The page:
Has there ever been a more effortless, joyful premiere than that of The Late Show With Stephen Colbert? The new Late Show walks in the enormous shadow of Letterman’s tenure, but it is definitively its own animal. It is as slick as a late-night network show has ever been, even while invoking the hand-spun feel of public-access shows and ’90s Conan. It is as giddy and weird as Strangers With Candy, even as Colbert asks legitimately hard-hitting questions of his guests. It’s almost enough to make us look forward to the 2016 election. It’s almost enough to make us not miss The Colbert Report … almost.
The good news is a lot of Report-isms have carried over to the new show, down to his opening “Hello, nation” greeting. Stephen Colbert the conservative blowhard may have given way to Stephen Colbert the comedy genius himself.
1. The Sentimental Set
The Colbert Report set was always more than just a desk, chair, and increasingly intricate portrait of the host — it served as a living library of Colbert memories. Those memories, which include Captain America’s vibranium shield (gifted to Stephen by Cap himself — seriously, he left the shield to Stephen Colbert in his will) and a pennant the real Stephen Colbert’s mother kept from the 1963 Freedom March on Washington, are now joined by an ancient cursed amulet that compels Colbert to sell hummus.
It’s unclear if Jim Hoskinson, the Colbert director Stephen Colbert often bossed around on-camera with a simple “Jimmy,” is actually back from directing Last Week Tonight or if “Jimmy” has merely become Colbert’s catchall term for whichever director he is currently working with, but when Colbert talked to “Jimmy” from the set of The Late Show, it felt good to know that some things never change.
3. The Casual Prop Comedy
The funniest joke in the entire world to me is Stephen Colbert casually smashing his hand on a calculator. He did it on Strangers With Candy while calculating Jerri’s aptitude-test score, and he did it on The Colbert Report so often that there’s an entire supercut of the running gag. No one handles — or mishandles — a prop like Stephen Colbert, and him dumping a whole package of Oreos in his mouth/down his shirt/all over his face was an absolute delight.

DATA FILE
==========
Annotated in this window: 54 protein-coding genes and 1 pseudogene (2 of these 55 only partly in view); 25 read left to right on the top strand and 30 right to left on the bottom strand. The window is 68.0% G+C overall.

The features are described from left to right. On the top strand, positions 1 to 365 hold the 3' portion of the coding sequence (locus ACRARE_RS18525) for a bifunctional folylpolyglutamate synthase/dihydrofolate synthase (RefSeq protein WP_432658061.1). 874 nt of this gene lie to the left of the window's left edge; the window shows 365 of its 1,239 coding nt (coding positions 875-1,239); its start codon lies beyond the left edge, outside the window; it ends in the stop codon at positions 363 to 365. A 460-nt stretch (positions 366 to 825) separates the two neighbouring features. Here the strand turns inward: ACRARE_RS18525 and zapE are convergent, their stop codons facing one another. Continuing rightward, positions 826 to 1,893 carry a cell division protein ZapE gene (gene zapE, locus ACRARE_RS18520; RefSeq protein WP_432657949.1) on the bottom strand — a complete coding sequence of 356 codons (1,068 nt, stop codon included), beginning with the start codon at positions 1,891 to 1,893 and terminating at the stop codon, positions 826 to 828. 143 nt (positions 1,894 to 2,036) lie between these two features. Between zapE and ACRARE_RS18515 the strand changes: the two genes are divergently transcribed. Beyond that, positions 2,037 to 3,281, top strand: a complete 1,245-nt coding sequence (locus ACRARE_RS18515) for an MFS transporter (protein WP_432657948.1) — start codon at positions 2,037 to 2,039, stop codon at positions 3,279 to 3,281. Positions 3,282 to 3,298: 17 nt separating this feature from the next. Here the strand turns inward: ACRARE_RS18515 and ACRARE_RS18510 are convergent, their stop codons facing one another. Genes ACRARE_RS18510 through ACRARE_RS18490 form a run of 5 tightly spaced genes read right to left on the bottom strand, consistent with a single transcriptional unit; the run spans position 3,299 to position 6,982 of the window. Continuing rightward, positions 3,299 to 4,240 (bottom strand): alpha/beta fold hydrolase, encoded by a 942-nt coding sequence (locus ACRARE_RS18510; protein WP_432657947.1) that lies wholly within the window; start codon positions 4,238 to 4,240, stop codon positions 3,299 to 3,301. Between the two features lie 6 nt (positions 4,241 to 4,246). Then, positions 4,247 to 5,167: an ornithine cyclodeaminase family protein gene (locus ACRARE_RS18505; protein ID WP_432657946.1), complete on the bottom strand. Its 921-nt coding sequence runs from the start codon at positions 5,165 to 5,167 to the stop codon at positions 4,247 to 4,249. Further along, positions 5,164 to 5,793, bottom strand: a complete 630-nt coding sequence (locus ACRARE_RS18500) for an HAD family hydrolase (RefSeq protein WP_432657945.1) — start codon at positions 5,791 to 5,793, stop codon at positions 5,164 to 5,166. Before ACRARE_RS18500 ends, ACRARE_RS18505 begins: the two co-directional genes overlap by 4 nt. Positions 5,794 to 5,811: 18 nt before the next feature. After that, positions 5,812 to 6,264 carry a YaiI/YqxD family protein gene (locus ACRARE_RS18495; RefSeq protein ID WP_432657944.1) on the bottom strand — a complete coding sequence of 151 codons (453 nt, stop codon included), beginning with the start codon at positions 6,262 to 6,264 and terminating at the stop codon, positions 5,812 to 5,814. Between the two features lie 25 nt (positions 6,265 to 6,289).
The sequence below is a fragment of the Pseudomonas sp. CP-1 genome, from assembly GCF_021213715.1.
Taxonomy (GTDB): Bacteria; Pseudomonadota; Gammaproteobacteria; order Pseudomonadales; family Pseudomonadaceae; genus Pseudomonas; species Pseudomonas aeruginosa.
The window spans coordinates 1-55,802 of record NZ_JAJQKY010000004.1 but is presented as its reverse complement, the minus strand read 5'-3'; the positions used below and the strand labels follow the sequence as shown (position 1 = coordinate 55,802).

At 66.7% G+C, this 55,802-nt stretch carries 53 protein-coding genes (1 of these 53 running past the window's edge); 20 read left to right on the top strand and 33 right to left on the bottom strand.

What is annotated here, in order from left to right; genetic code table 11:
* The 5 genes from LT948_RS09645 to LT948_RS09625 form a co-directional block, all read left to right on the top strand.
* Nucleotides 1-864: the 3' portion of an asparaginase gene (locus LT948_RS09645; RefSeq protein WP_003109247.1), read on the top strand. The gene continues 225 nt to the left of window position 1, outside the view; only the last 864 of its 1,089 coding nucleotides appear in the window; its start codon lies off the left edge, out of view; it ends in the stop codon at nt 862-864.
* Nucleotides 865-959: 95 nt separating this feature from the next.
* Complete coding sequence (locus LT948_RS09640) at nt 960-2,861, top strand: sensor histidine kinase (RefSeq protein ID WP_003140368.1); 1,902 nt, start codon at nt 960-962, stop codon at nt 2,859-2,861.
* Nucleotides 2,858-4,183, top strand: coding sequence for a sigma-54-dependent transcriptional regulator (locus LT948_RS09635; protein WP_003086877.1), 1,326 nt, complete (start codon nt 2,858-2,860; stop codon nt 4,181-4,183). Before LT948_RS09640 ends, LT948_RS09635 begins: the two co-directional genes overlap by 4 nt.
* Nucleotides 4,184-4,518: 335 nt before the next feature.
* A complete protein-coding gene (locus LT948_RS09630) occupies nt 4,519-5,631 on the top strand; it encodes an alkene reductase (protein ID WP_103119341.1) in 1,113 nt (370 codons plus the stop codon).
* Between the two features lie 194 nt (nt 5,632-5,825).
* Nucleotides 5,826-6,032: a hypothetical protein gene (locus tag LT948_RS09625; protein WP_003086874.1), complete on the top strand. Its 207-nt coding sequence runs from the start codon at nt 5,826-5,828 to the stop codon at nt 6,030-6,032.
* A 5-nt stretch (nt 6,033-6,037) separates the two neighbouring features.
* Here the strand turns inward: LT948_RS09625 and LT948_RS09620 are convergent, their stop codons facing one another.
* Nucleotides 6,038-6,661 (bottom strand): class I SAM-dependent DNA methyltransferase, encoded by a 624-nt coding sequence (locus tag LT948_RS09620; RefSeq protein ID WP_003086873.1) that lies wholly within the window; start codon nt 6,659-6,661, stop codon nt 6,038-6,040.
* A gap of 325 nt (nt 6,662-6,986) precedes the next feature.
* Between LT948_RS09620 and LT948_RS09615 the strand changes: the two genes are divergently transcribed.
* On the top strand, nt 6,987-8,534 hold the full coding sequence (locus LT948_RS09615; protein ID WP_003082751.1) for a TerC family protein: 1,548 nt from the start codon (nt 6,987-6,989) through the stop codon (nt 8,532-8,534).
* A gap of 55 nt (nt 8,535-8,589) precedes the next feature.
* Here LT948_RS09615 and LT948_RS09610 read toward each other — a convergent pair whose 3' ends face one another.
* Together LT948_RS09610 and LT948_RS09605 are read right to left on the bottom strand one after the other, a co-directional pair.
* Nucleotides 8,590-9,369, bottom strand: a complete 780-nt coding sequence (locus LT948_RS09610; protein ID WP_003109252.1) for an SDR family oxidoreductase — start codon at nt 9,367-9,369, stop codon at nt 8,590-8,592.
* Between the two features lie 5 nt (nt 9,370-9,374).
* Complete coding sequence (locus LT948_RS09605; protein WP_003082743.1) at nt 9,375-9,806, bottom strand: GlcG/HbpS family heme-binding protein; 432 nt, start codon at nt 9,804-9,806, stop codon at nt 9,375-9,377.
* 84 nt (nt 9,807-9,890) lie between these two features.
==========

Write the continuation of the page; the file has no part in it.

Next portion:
4. The Stephen-Centric Décor
He may not be playing a narcissistic conservative anymore, but as Stephen Colbert himself pointed out, he is still a (pretend) narcissist. As such, in addition to the memorabilia collection, the new Late Show set sports a projected Stephen-faced Sistine Chapel homage and, of course, a C-shaped desk.
5. The Incredible Music
Stephen Colbert has great music taste, so he obviously picked music wunderkind Jon Batiste and his band, Stay Human, to provide the show with its unique sound. Already the new Late Show has featured Brittany Howard, Ben Folds, and the legendary Mavis Staples, among others, as musical guests. But what else do you expect from the man who repeatedly challenged the Decemberists to contests, sang “Lean on Me” with Michael Stipe and Brian Eno for no apparent reason, and (I was a former Colbert Report intern) played Neutral Milk Hotel’s “Holland, 1945” during at least one commercial break during every single taping?
6. It’s Okay for Things to Get Uncomfortable
During his time on The Daily Show and in the early days of The Colbert Report, no one was quite sure just how seriously to take Colbert. Through all of his devil’s-advocate blustering, Colbert was always asking questions as tough as they were hilarious — and sometimes it got uncomfortable. When Colbert asked, entirely seriously, how Jeb Bush would be different from his brother, it was presented in a funny way, but he wanted a serious answer, and he wouldn’t accept anything less. It may be a late-night comedy show, but that doesn’t seem to mean that Colbert is taking his job as semi-accidental political force any less seriously.
7. Colbert Nation
Some things never change. Colbert still loves his audience, and they love him right back. It’s possible there’s never been a late-night host with such an immediate and devoted following, as evidenced by the Colbert Nation’s dutiful chanting of “Stephen, Stephen” at the top of the show. Colbert’s fanbase is so intense, he once had a shot at the presidency so legitimate, he had to rescind his satirical candidacy. He doesn’t have a sidekick, but he clearly doesn’t need one. The cult of personality around Stephen Colbert acts as his co-host. And, if the premiere episode was any indication, it’s only about to grow.